Behind the theatre doors


The Lamp scrubbed up to see what perioperative nurses get up to behind those operating theatre doors, in our ongoing series on specialist nursing.

To most people outside the perioperative world, surgery is a bit of a mystery behind the closed doors of the operating theatre. It conjures up images of nurses and doctors in their scrub greens, poised over a patient with their internal organs exposed, while machines and medical instruments beep and whirr with the patient’s vital signs.

But it’s no mystery to Phyllis Davis, who is the nursing director of the operating suites at Prince of Wales and the Sydney Children’s Hospital and has worked in the field for over 21 years.

She says it’s a multi-skilled and highly disciplined specialty. ‘As a perioperative nurse, you’ve got to be able to care for an unconscious patient – they could be two-years-old or 98-years-old. You’ve got to understand the complexities of surgery, you’ve got to understand the equipment because we’re in a technological age,’ she said.

Attracted by the drama and cutting-edge technology, perioperative nursing is now one of the most popular choices for new graduates. It gets a good profile on hospital TV shows and on the news, which helps attract new recruits.

Prince of Wales allows new graduates to specialise in perioperative straight after graduation, rotating through anaesthetic, scrub and recovery nursing throughout the year.

The drama is definitely there, as accident and emergency victims can arrive at any time needing major, life-saving surgery.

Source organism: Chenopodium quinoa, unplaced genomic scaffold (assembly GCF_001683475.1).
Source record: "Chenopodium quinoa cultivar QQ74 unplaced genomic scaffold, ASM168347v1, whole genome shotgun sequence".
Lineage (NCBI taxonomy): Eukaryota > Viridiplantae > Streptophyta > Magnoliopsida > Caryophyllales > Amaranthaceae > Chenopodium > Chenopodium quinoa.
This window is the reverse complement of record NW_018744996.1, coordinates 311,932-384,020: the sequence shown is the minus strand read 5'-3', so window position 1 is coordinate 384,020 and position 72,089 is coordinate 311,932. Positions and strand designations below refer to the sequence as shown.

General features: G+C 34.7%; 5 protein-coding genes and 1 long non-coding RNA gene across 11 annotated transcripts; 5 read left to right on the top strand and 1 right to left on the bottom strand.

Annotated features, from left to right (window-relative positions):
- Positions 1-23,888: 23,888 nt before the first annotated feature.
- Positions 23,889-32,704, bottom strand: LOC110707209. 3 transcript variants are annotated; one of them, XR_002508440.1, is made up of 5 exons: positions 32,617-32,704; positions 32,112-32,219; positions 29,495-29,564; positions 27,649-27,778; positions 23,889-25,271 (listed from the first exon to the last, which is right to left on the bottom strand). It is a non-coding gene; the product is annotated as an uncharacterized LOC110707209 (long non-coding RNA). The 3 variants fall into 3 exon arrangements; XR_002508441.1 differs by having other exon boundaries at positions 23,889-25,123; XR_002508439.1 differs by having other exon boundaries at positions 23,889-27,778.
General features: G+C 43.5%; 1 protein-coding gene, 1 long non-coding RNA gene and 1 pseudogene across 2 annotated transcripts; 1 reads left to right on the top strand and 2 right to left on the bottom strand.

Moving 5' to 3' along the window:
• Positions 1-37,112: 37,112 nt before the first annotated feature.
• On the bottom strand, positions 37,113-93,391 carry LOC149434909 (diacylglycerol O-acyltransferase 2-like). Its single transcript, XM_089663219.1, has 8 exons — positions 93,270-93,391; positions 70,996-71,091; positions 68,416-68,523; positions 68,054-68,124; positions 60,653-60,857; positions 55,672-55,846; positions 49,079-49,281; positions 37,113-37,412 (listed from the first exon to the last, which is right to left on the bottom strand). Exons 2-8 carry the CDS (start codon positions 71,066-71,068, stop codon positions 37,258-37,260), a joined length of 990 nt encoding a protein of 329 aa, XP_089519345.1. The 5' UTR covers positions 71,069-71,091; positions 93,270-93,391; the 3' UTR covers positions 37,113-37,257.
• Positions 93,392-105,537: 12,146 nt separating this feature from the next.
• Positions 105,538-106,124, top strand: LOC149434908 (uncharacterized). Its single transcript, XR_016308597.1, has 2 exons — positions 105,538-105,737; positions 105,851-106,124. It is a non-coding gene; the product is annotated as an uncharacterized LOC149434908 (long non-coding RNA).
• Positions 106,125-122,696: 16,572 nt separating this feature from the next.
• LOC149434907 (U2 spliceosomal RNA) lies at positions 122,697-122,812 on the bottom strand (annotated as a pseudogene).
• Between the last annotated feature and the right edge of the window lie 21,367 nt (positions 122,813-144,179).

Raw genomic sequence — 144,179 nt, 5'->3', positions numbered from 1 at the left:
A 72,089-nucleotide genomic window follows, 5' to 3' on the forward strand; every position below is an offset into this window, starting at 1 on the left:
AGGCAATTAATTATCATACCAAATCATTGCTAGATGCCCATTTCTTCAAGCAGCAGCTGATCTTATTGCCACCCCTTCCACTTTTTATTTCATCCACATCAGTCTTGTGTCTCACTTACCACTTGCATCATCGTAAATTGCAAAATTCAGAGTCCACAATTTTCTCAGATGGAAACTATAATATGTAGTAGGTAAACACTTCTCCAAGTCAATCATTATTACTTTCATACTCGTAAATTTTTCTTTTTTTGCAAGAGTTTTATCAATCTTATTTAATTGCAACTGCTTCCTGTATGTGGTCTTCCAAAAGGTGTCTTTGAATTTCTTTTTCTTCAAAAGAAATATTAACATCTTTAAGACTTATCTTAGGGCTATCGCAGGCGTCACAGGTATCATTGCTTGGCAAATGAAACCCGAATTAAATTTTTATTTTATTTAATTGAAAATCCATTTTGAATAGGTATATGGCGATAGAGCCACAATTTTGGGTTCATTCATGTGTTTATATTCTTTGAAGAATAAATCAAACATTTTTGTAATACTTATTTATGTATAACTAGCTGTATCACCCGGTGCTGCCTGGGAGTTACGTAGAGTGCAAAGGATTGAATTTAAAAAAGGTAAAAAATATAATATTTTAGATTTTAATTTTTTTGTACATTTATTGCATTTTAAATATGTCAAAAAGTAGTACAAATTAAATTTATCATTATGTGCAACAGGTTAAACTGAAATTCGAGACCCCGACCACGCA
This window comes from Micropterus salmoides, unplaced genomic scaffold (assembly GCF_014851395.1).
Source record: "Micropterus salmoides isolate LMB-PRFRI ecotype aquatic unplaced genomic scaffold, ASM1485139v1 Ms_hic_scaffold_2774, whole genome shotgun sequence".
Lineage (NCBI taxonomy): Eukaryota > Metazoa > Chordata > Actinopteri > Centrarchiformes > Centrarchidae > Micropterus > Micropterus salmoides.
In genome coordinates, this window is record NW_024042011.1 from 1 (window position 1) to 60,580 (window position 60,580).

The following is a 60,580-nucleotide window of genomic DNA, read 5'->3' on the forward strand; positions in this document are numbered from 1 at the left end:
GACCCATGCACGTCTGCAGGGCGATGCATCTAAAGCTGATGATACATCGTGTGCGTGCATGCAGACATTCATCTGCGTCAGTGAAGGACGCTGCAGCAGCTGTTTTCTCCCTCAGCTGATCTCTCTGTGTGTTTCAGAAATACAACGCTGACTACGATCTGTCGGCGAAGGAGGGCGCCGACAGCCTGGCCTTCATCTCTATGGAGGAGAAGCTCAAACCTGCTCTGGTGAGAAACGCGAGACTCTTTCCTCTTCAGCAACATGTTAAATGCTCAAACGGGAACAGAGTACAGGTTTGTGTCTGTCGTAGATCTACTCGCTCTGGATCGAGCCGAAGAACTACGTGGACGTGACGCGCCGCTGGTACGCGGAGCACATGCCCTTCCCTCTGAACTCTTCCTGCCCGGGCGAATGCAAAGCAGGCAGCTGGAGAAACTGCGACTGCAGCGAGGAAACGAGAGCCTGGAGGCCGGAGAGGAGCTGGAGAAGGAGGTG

But Phyllis says it’s only one facet of the job. ‘Yes, it is dramatic when you have a trauma or emergency but at the end of the day there’s always a person that we’re caring for. Sometimes we try and save a life and sometimes we can’t. But there’s always a patient there, and a family as well,’ she said.

Perioperative nurses are often accused of not getting to know their patients very well. But according to Phyllis, this is one of the myths associated with the specialty. ‘I think perioperative nurses get to know their patients in different ways. We certainly see our patients in the holding bay, so we actually do get to talk to our patients,’ she said.

She points out that perioperative nurses also have a fair amount of interaction with patients’ relatives, who are sometimes in shock to find their loved one needing life-saving surgery. ‘It is more profound in a trauma or an acute situation, where the relatives might need a lot more support.’

Surgery is, of course, an unpredictable event and there is always the potential for patients to rapidly decline for no apparent reason.

‘You do learn how to get the job done and keep it together and keep the team together for the well-being of the patient,’ says Phyllis.
While nurses must keep their cool in the operating room, debriefing is important to reflect on the sadness of losing a patient.

‘If something sad has happened, perhaps a child has died, we get together and talk and I say, we must cry for this patient and their family because the day we can’t cry for our patients is the day we’re not giving 150% care.”

Phyllis jokes that, as nursing director, she’s now in the ‘ivory tower’ of management. ‘It’s big picture stuff: managing policies, budget, and a team of operating theatre managers, meeting with staff.’ But she’s well placed to manage the team, having worked for years in the theatre herself. She’s an active member of a number of professional operating theatre groups, and is also helping Papua New Guinean nurses in Port Moresby set up their own operating theatre group. Papua New Guinea is a developing country and equipment is very basic, says Phyllis. ‘But they have an enormous thirst for knowledge – they want to do things the best they can with what they’ve got.’
Surgery is a remarkable accomplishment of modern health science, something not lost on most perioperative nurses.

‘I think it’s a fabulous specialty,’ says Phyllis. ‘There’s variety, there’s drama, you’ve got to constantly challenge yourself to keep up with procedures and equipment, you’re constantly teaching someone, you’re constantly learning and working in a team. The whole team is there for the patient.’